Standing in the Gap: Responding to Intolerance and Committing to Safe Schools

Just days after a student was harassed by an adult for openly identifying as gay during a school board meeting in Massachusetts, the MASCD (Massachusetts Association for Supervision and Curriculum Development) had an organized response to the incident.  Gathering dozens of educators and advocates from across the Commonwealth into a webinar to discuss and work-through how individual educators can support LGBTQIA youth, MASCD demonstrated how to respond swiftly, appropriately, and effectively to help make sure educators have the resources they need to encourage a safe environment in schools.

“If I didn’t define myself for myself, I would be crunched into other people’s fantasies for me and eaten alive.”

Audre Lorde

Here are some numbers that help paint a vivid picture beyond that single school-board meeting: 

  • 32% of high school students who identify as LGBTQIA have attempted suicide.
  • 52% of LGBTQIA youth have been subject to serious bullying.
  • 13.7% of LGBTQIA students have witnessed an adult intervening on their behalf.

Let’s read those backwards…

  • 13.7% of LGBTQIA students have witnessed an adult intervene during bullying.
  • 52% have been bullied.
  • 32% attempt suicide.

And what is the Queer Agenda in schools?  Because this panel admits there is one. And it’s simple. “Embrace all our students, and make all LGBTQIA students and staff feel safe in their communities of learning.”

One presenter, who identified as an “ally,” put his situation this way, “I don’t understand their life, but I know I need to be standing in the gap to support the young people who need me!”

And that “gap” is easy to define as well: 100%-13%= 87%.  

That “gap” is to make sure 100% of students recognize that there are adults standing up for them, valuing them, and committed to providing a safe learning environment.

And how can an educator fill that gap, especially in an environment that can politicize student safety so quickly?  The panel offered some really simple, and inspiring, suggestions.

And at the top of the list, the most enabling tool of any that was mentioned, was something very simple. Simply say you care about student safety. Safety for all your students.  If that’s not part of your school’s mission, it can be part of your own.  Owning that value empowers decisions that might otherwise be distracted by politics, or frenzy. And if you truly do value safety for all students (and staff), then demonstrate that by

  • If your school’s mission doesn’t already include something to indicate your commitment to student safety, welcomed, and included. That lays the groundwork for conversations around what that looks like…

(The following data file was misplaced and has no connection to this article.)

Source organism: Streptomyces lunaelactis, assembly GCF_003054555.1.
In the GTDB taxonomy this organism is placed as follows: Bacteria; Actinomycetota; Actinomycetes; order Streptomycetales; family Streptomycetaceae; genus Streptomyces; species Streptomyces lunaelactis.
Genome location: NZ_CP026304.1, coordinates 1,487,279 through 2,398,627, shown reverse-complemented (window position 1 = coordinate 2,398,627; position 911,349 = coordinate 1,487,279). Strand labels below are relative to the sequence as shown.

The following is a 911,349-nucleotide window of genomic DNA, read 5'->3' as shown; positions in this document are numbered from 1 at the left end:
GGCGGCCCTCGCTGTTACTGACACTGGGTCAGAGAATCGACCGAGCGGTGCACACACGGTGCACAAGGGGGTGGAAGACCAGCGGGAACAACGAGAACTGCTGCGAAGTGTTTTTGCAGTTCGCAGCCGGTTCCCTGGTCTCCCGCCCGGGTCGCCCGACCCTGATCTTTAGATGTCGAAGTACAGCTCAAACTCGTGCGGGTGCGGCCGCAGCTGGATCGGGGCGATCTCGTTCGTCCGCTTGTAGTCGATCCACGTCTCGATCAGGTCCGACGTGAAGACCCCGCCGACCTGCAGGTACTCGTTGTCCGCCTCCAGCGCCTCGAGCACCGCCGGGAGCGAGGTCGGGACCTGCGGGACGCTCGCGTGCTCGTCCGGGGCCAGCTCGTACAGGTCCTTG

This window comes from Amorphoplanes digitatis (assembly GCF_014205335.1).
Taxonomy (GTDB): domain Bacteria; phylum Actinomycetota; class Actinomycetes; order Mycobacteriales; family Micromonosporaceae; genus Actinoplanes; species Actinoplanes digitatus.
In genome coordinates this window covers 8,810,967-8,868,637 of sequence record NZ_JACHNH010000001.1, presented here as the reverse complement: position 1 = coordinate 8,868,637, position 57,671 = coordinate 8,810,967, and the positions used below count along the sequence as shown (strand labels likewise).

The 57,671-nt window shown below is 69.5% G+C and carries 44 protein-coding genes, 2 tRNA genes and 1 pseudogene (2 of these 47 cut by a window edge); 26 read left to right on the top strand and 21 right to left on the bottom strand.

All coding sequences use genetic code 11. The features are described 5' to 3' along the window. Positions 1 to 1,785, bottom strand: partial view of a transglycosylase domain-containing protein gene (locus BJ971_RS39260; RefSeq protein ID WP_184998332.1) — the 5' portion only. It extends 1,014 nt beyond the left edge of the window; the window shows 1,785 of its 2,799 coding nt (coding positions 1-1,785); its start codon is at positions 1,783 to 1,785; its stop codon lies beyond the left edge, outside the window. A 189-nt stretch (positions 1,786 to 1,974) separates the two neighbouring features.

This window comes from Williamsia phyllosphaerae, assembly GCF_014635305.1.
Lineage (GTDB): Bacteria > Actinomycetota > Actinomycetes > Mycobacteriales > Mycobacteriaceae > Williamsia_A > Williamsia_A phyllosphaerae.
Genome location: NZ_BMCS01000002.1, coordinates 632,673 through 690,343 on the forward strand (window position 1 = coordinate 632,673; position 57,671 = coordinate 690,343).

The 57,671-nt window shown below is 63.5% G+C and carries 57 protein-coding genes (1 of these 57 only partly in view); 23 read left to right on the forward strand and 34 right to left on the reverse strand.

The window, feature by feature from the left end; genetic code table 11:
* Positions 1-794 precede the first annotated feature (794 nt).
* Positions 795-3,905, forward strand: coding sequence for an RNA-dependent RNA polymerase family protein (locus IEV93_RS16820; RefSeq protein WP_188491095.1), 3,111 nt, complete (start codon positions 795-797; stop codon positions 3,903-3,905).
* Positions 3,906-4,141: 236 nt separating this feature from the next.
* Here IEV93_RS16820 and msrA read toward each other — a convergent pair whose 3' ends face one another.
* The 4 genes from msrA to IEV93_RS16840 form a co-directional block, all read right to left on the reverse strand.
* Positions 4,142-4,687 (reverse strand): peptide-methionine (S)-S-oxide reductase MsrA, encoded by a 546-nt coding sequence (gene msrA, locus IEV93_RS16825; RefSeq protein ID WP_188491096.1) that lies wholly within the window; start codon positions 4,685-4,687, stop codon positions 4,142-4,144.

• Understand that when you do this work, you’re doing it for all your students.
  • Look at the language you use… is it fully inclusive?
  • Normalize all kinds of families.
  • Think about where students see themselves represented in classroom materials, and make sure teachers can get that material into their classrooms. It’s not enough for it to just be on a shelf. It needs to be actively incorporated.
  • Listen to families that don’t agree, but don’t allow that to negate the identities of your students.
  • Identify your fears… “what is it I’m actually scared of if I commit to this more actively.” Then, if you are afraid, you can to ask the question “is this worth it.” Which comes back to your mission… If it’s in your mission, then yes- it is worth it.
  • “Lean in” to your discomfort. It’s okay. Progress is not comfortable.
  • Don’t expect students to initiate leadership, but empower and welcome them to.  This is life-or-death important. 32% of LGBTQIA students attempt suicide.
  • Sometimes it’s important to understand how you’re seen first… It’s okay to rely on friends’ and allies’ more privileged voices if that’s what needs to happen.
  • If your community seems to value its homogenous culture, remember: We are not preparing students to stay in their own zip code. The rest of the world is infinitely more diverse than many of our communities. 
  • Do not assume that no one in your school is wrestling with these issues.
  • Do not just share stories about persecution and suffering. Understand there is joy ahead for your students! 

And I think that last point is particularly important.  This webinar was initiated by an instance of conflict. And there is plenty of conflict. But as one of the presenters said, “This is a joyful community! Represent that for your students, not just the suffering.”

Recommend0 recommendationsPublished in Diversity, Leadership Voices

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